Editor's note: This article is part of a series by Boston University journalism students.
HAVANA, Cuba — As several dozen Cuban Jews gathered for the Passover meal in March, men and boys wore yarmulkes embroidered with palm trees and the Cuban flag.
Their Jewish skullcap design reflects a legacy of a community that has existed here for centuries, but is now stagnating and could disappear.
The Patronato — the synagogue and community center where this Passover dinner was held — drew Cubans from every part of Havana. Leaders of the Jewish community sat at the head table. Several Americans, either Jews or friends of the local Jewish community who came bearing gifts, joined them. The room buzzed with energy and loud conversation.
“We never stopped existing,” Samuel Zagavalov, 66, one community leader, said. “We always kept at it — even with difficulty.”
The difficulties have been plentiful.
Read intro by Stephen Kinzer: A specter is haunting Cuba
According to community leaders, no rabbi has lived in Cuba since the 1959 revolution led by Fidel Castro.
Many Jews, especially those who were wealthy and had ties to the deposed dictatorship of Fulgencio Batista, fled soon after the regime change — most to the United States, a handful to Israel.
Cuba’s Jewish community traces its lineage back to the age of Christopher Columbus, when, according to local lore, some seamen were Jews escaping Spanish oppression.
The first Jews in Cuba were predominantly Sephardic, a branch of Judaism whose ancestors comprised the once-massive Jewish communities of medieval Spain and Portugal.
During the 1930s and '40s, Ashkenazis — another branch of Jewry — fled persecution in Eastern Europe for Cuba.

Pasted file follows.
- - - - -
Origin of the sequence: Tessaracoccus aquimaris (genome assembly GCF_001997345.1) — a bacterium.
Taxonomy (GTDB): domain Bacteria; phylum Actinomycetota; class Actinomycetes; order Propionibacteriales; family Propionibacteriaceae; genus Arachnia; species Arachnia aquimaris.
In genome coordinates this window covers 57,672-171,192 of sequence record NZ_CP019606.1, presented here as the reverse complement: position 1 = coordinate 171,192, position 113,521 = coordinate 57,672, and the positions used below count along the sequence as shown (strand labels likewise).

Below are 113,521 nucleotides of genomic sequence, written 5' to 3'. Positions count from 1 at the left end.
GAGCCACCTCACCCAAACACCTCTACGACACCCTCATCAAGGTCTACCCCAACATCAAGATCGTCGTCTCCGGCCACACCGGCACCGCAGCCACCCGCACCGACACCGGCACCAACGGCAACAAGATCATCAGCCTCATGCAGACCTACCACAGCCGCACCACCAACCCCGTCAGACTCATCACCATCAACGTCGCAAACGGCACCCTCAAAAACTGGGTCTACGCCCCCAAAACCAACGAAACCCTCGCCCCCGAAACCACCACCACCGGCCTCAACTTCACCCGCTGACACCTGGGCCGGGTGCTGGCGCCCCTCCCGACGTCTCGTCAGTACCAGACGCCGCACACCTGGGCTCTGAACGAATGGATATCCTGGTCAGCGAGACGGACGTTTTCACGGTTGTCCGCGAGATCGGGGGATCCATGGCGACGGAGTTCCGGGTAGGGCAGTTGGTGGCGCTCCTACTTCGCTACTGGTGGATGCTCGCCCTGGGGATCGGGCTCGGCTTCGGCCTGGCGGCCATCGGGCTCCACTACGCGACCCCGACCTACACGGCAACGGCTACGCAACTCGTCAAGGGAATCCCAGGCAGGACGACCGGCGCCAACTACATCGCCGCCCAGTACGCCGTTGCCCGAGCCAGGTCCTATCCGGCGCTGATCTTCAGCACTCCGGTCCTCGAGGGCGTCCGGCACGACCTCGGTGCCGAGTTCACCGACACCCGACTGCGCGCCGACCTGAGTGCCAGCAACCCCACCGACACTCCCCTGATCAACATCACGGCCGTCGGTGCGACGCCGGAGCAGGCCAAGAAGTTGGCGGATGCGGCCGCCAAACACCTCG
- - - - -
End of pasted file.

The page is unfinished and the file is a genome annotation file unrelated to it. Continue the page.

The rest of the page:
By 1945 there were about 25,000 Jews here. Now there are fewer than 1,500.
“Ninety percent of the Cuban Jewish population left after the revolution, not because of anti-Semitism but because of class and economic issues,” Zagavalov said. “But this included the religious leaders of the community, the rabbis. So the community had to adapt, and we have.”
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Jewish communities that lack a rabbi traditionally establish a “minyan,” a group of 10 practicing faithful, to hold prayer services once a week and on religious holidays. They lead the congregation and conduct bar and bat mitzvahs for 13-year-olds, according to Zagavalov, but only a visiting rabbi can perform conversions and weddings.
A minyan exists here now, but at some points in recent decades it was difficult to find even 10 Jews willing to participate. During those periods, the community relied on what it called a “Cuban minyan,” a group of fewer than 10 that's not recognized under religious law.
Because Cuba was a colony of Spain, Roman Catholicism has long been the predominant religion here. That also combined with indigenous and African spiritual customs to produce other faiths such as Santeria.
For decades Castro’s government sought to enforce atheism. Religious freedom has expanded in recent years. Even in the early period of revolutionary rule, however, when Castro was cracking down on the Catholic Church, he made a point of praising Jews for waging what he called a “national liberation” struggle comparable to the one he led.
In 1998, Fidel Castro came to a Jewish holiday celebration at the Ashkenazi synagogue in Havana. Adela Dworin, a Cuban Jewish leader who was there, said in an interview that he paid homage to Jews and their history.
“What could move me more than a struggle of a people to preserve its traditions, its religion, and its culture?” Castro asked the group, according to Dworin. “In 2,000-some years, you have preserved your culture, identity, religion, tradition. I’m trying to remember if any other culture has accomplished this.”
Dworin has appealed to Americans and other foreigners to send books, videos, and other teaching aids than can be used in classes at the makeshift Hebrew school she helps direct.
“Volunteers from our community teach Jewish history and culture to the younger generation, passing it on,” she said.